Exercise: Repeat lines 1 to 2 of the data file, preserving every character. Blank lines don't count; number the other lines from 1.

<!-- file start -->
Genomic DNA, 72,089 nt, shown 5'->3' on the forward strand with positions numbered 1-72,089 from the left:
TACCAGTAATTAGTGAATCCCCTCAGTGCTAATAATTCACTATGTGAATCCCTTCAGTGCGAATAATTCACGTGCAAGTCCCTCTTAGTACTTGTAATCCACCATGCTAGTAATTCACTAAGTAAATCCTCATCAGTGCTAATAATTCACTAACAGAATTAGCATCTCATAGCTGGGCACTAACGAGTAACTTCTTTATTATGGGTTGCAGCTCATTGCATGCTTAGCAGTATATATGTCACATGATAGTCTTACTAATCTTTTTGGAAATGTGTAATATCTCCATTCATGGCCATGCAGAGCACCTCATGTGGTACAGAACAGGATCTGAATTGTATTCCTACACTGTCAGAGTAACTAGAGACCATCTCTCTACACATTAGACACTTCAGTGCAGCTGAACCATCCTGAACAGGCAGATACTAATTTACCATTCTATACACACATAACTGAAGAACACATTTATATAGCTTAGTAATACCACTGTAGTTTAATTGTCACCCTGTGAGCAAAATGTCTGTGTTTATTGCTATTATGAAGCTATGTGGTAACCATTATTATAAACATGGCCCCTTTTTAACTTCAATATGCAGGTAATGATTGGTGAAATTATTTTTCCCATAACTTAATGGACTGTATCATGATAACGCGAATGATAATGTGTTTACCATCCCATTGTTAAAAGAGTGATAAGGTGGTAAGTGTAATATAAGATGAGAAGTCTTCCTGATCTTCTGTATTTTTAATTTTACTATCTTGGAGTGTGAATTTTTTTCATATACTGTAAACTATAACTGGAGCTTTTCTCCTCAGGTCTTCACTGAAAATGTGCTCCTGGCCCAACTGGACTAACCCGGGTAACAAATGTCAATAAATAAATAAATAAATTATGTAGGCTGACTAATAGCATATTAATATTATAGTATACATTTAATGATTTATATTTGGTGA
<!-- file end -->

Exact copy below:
Genomic DNA, 72,089 nt, shown 5'->3' on the forward strand with positions numbered 1-72,089 from the left:
TACCAGTAATTAGTGAATCCCCTCAGTGCTAATAATTCACTATGTGAATCCCTTCAGTGCGAATAATTCACGTGCAAGTCCCTCTTAGTACTTGTAATCCACCATGCTAGTAATTCACTAAGTAAATCCTCATCAGTGCTAATAATTCACTAACAGAATTAGCATCTCATAGCTGGGCACTAACGAGTAACTTCTTTATTATGGGTTGCAGCTCATTGCATGCTTAGCAGTATATATGTCACATGATAGTCTTACTAATCTTTTTGGAAATGTGTAATATCTCCATTCATGGCCATGCAGAGCACCTCATGTGGTACAGAACAGGATCTGAATTGTATTCCTACACTGTCAGAGTAACTAGAGACCATCTCTCTACACATTAGACACTTCAGTGCAGCTGAACCATCCTGAACAGGCAGATACTAATTTACCATTCTATACACACATAACTGAAGAACACATTTATATAGCTTAGTAATACCACTGTAGTTTAATTGTCACCCTGTGAGCAAAATGTCTGTGTTTATTGCTATTATGAAGCTATGTGGTAACCATTATTATAAACATGGCCCCTTTTTAACTTCAATATGCAGGTAATGATTGGTGAAATTATTTTTCCCATAACTTAATGGACTGTATCATGATAACGCGAATGATAATGTGTTTACCATCCCATTGTTAAAAGAGTGATAAGGTGGTAAGTGTAATATAAGATGAGAAGTCTTCCTGATCTTCTGTATTTTTAATTTTACTATCTTGGAGTGTGAATTTTTTTCATATACTGTAAACTATAACTGGAGCTTTTCTCCTCAGGTCTTCACTGAAAATGTGCTCCTGGCCCAACTGGACTAACCCGGGTAACAAATGTCAATAAATAAATAAATAAATTATGTAGGCTGACTAATAGCATATTAATATTATAGTATACATTTAATGATTTATATTTGGTGA